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"Thin Mesh": Higher Mesh Counts & Lower Thread Diameters

An older way of thinking about screen printing tee shirts or other garments is to use lower mesh counts to achieve better coverage and color. While it is true that leaving more ink on a fabric will tend to make it more opaque, there are better, more efficient ways of getting the same or better results. You will have to abandon your desire to do simple spot color jobs on mesh counts like 110 or lower and adopt the use of newer mesh counts.

In order to use the newest monofilament polyester screen fabrics to your advantage, you will need to understand a simple characteristic of screen printing mesh. We will be focusing on how a fabric's thread diameter affects the mesh geometry. That is to say, we will look at how the thread diameter of the mesh will affect the overall ink flow or increase the mesh opening for any given mesh count. If you need a refresher on mesh dialogue and nomenclature, please read this article: Screen Printing Mesh: Count Conversions, Nomenclatures & More. We will try not to get over technical here but there is a certain amount of tech talk needed in order to continue.

Keeping that in mind, let's take a look at two mesh counts for the purposes of illustrating the concept. If we have a mesh count of 110 which is made with a standard 80 micrometer thread, we know the mesh opening is about 43% with a mesh tension of 44 N/cm, (Newtons per centimeter). 43% is the number to focus on here because this represents the percentage of open area of the mesh at a specific tension. The higher this number is, the better the ink flow will be through the mesh. Now we also know that printing with 110 mesh has its own inherent qualities like loss of detail or "saw tooth-ing". And it also provides for a rougher ink surface when printing an under base. Now what if we could use a higher mesh count that had a similar or better mesh opening ratio?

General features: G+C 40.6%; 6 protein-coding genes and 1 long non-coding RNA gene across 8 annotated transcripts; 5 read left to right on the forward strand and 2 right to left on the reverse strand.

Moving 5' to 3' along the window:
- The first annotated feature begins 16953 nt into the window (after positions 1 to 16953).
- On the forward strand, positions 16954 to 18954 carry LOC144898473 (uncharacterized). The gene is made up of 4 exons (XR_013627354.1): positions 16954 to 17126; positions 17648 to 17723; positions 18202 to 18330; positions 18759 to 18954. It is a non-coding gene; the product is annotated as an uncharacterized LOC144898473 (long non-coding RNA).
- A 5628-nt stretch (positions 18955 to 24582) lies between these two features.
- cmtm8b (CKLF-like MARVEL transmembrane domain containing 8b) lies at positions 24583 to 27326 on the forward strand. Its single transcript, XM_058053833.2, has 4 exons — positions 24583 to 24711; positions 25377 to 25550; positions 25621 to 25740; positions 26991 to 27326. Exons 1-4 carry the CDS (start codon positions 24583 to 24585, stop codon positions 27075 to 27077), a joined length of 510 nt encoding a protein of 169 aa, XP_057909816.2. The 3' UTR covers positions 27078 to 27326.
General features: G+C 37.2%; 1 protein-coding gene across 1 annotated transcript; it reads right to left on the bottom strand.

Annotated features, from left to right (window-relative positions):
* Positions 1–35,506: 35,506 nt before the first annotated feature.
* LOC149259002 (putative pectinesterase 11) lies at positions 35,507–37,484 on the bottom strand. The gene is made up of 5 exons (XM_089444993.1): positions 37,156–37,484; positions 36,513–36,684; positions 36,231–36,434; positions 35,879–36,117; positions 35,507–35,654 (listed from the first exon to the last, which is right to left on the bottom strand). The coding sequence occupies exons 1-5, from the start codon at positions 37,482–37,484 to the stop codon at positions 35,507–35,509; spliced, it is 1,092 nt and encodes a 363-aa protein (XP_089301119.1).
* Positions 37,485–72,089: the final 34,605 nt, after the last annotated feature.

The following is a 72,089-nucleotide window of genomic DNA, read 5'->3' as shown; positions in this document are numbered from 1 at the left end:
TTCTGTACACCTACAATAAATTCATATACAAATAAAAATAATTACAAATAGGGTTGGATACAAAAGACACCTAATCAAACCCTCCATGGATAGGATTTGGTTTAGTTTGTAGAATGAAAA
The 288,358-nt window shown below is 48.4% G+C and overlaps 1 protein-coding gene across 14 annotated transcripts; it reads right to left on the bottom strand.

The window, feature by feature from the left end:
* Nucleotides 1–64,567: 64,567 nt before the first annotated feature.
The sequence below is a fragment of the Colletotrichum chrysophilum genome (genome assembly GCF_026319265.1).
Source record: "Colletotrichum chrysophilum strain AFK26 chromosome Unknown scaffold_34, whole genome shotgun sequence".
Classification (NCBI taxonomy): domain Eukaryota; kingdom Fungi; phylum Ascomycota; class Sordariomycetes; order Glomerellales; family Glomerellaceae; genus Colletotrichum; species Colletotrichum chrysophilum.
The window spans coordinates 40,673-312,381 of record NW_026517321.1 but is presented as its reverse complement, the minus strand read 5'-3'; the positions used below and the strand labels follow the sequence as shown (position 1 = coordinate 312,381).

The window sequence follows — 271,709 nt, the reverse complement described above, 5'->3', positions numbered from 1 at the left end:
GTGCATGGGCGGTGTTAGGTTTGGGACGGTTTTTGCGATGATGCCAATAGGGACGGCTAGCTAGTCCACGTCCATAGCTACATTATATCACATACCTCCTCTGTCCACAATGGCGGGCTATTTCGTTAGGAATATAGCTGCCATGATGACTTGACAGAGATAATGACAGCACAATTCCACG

Let's now consider a mesh count of 150, made with a 48 micron diameter thread and stretched at 28 N/cm. This screen will have a mesh opening ratio of around 51%. If we look at the two percentages, you will see the 110 has a 43% mesh opening and the 150 has a 51% mesh opening. So, even though the 150 mesh is a higher thread count in comparison to the 110, it still has more open area. This allows for greater ink saturation in the print area, improving the opacity and the color intensity of the print. Although this mesh may have a little bit lower theoretical ink volume, it will have better ink flow characteristics and allow a reduction in squeegee pressure too. This will produce a thinner, more even and smooth ink deposit which creates a softer hand or feel to the print. Mesh like this is sometimes referred to as "thin mesh".

This type of mesh can have great advantages for many reasons. Reducing squeegee pressure can increase image detail. It can also reduce stencil drag which in turn improves registration. Also, it is important to note that ink opacity or coverage is affected by factors other than ink volume such as the substrate and even the ink quality itself. In standard conditions, a smooth, even deposit of a lesser amount of ink will produce a more colorful and opaque print than applying thicker layers of ink.

Using a mesh like the aforementioned 150/48 or maybe a 135/40 for a white under base is an excellent usage of this type of mesh. The under base will be able to render details needed for the design and it will produce a better surface than would be produced by the 110/80 mesh. As you may already know, a smoother, thinner, more consistent under base is ideal for halftones. A thin mesh could also help reduce clogging with water based inks and back flooding.

Some advantages of "thin mesh":

  • Better ink flow with less effort
  • Great coverage with minimal ink volume
  • Creates a smoother, more consistent surface
  • Requires less squeegee pressure
  • Improves print quality or detail
  • Easier to achieve stencil detail
  • Elimination of fabric interference in halftones
  • Creates a softer hand print

You should be able to learn more about the advantages of thin mesh from your fabric vendor if they are a reputable, "state of the art" screen printing source. With a little research and some testing, you could be taking advantage mesh technology and improve print quality while making production easier.

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